Har­ri­son Marsh looks at the melodic slide style of Mid­dles­bor­ough’s bril­liant artist, Chris Rea.

Guitar Techniques - - CONTENTS -

Many peo­ple as­so­ciate Chris Rea with Driv­ing Home For Christ­mas and Road To Hell but be­yond this is a 25-al­bum ca­reer, with sta­dium tours and multi-plat­inum sales. Su­perb song­writer and more than ac­com­plished gui­tarist, Chris Rea came to gui­tar at the rel­a­tively late age of 20, ini­tially in­flu­enced by the early blues of Charley Pat­ton and the slide play­ing of Joe Walsh and Ry Cooder. In 1979 he was Grammy nom­i­nated in the US for best new artist, and by 1987 he was sup­port­ing Queen and sell­ing out Wem­b­ley Sta­dium. But the big­gest break­though came with num­ber one al­bum Road To Hell in 1989, which went on to be­come six times plat­inum in the UK.

Slide has al­ways been a main­stay of the Mid­dle­bor­ough born gui­tarist’s play­ing. Though best known for driv­ing AOR bal­lads, since se­ri­ous Ill­ness in 2001 Rea has con­cen­trated on his blues in­flu­ences re­sult­ing in a change of mu­si­cal di­rec­tion, start­ing with the Down The Stoney Road al­bum that brings his slide play­ing even more to the fore. The Cooder in­flu­ence is ap­par­ent with wide, taste­ful vi­brato, and full use of the fretboard (and be­yond) a real sig­na­ture for Rea along with im­pres­sive speed and melodic lines. Although his later al­bums demon­strate an in-depth knowl­edge of tra­di­tional blues phras­ing, slide gui­tar also fea­tured heav­ily in some of Rea’s big­gest hits; Road To Hell and rock bal­lads like I Can Hear Your Heart Beat show his abil­ity to cre­ate sin­gle-note slide melodies that com­ple­ment songs that of­ten break away from the stan­dard I-IV-V chord se­quences that fea­ture so heav­ily in slide gui­tar. Rea’s in­to­na­tion when mak­ing use of Har­monic Mi­nor lines and sub­tle semi­tone phrases is fault­less (he says it’s the vi­brato that helps ground his in­to­na­tion).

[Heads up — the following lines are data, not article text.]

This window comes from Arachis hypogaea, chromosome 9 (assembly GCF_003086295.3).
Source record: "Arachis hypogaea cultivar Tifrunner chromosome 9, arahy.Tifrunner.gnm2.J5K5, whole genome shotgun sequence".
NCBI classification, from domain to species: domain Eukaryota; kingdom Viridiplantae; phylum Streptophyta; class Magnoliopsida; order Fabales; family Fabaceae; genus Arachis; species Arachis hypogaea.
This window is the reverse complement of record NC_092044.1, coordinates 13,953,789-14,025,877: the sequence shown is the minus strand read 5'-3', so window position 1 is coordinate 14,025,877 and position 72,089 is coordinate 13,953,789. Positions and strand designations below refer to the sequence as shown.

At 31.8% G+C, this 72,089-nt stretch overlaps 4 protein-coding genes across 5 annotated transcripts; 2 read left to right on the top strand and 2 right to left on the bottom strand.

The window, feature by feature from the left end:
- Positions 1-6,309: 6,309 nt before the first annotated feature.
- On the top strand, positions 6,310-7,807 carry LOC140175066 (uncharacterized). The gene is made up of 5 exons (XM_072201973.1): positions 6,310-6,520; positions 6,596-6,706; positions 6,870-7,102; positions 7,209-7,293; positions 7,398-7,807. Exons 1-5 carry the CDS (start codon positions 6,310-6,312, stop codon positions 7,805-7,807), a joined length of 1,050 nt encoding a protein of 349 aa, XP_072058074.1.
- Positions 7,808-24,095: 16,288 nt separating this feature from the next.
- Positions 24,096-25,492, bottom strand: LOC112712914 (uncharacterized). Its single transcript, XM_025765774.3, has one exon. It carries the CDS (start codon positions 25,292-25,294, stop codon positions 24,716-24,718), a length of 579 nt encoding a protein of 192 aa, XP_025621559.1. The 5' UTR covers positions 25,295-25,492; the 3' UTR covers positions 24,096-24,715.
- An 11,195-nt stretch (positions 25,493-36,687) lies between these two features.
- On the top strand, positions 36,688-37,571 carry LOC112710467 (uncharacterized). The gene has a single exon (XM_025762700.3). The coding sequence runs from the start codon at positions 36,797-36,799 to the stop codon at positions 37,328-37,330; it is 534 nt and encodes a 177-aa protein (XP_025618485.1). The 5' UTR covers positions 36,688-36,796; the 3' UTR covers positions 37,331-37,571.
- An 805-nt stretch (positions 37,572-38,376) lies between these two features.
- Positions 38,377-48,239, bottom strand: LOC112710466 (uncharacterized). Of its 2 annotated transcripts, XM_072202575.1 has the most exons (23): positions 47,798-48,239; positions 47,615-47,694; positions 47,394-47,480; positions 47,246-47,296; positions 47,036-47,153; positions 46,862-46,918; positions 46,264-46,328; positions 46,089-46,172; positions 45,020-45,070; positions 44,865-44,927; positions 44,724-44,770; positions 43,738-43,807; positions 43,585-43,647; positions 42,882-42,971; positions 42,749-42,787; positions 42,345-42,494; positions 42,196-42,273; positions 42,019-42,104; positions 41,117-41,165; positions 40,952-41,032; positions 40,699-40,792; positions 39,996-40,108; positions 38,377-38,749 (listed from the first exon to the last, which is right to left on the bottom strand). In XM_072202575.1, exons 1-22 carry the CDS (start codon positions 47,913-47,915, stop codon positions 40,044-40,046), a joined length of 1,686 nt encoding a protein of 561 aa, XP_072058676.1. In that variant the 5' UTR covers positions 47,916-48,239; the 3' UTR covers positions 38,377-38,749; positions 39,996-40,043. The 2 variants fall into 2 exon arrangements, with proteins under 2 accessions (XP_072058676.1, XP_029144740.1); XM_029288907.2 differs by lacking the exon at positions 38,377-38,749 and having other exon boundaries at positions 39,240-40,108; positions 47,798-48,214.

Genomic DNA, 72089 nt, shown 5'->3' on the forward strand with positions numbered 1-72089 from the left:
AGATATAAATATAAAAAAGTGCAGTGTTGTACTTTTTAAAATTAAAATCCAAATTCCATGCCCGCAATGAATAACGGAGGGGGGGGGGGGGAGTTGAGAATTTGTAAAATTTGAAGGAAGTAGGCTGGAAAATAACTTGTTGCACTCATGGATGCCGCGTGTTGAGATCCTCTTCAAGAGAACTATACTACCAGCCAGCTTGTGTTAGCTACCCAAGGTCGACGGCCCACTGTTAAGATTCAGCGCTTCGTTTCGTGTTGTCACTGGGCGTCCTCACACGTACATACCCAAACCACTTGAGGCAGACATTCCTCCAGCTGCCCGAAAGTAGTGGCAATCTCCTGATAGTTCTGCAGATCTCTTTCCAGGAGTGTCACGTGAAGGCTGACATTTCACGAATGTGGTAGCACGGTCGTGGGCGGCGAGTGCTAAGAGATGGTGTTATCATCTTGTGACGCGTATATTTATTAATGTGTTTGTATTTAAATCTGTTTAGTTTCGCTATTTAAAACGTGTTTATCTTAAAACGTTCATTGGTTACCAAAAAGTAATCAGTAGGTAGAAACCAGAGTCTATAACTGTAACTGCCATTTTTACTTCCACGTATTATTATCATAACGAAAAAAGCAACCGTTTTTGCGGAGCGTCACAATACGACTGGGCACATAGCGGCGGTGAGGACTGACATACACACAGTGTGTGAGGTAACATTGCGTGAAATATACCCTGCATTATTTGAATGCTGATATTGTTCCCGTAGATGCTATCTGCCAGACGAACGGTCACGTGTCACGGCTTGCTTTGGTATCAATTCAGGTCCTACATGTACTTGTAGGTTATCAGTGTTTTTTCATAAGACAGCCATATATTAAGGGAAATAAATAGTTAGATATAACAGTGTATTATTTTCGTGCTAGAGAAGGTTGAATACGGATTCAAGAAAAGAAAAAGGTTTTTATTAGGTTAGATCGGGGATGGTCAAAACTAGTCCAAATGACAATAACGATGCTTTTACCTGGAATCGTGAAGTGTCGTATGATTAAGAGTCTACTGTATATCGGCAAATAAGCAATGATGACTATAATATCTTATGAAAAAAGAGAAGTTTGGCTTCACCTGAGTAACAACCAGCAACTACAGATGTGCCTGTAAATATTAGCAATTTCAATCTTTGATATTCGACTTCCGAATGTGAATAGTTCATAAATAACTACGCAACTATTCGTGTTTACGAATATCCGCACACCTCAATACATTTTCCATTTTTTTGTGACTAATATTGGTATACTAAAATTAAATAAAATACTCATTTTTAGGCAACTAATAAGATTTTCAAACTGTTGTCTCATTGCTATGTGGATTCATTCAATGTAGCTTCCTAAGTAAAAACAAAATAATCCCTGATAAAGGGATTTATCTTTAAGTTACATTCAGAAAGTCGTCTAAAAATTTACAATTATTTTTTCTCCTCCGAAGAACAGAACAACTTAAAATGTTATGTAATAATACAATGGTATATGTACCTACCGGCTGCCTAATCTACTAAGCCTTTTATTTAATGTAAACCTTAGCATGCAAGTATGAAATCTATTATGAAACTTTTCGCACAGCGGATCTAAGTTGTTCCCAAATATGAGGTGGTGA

Rea is most fa­mously as­so­ci­ated with a red Strat called ‘Pinky’ but these days of­ten plays slide on his Italia mod­els. Chris has al­ways favoured open E tun­ing though more re­cently uses a capo to great ef­fect to ex­plore a range of keys. Equally at home with a fin­ger­style ap­proach or a plec­trum, some­times even in the same song, the cry­ing, melodic blues tones here show the decades of prac­tice and im­mer­sion in the blues style.

NEXT MONTH Har­ri­son looks at the ever-tune­ful style of slide’s First Lady, Bon­nie Raitt

chris has al­ways favoured open e tun­ing though more re­cently uses a capo to great ef­fect to ex­plore a range of keys

Chris Rea with the gold sparkle Italia he loves for slide

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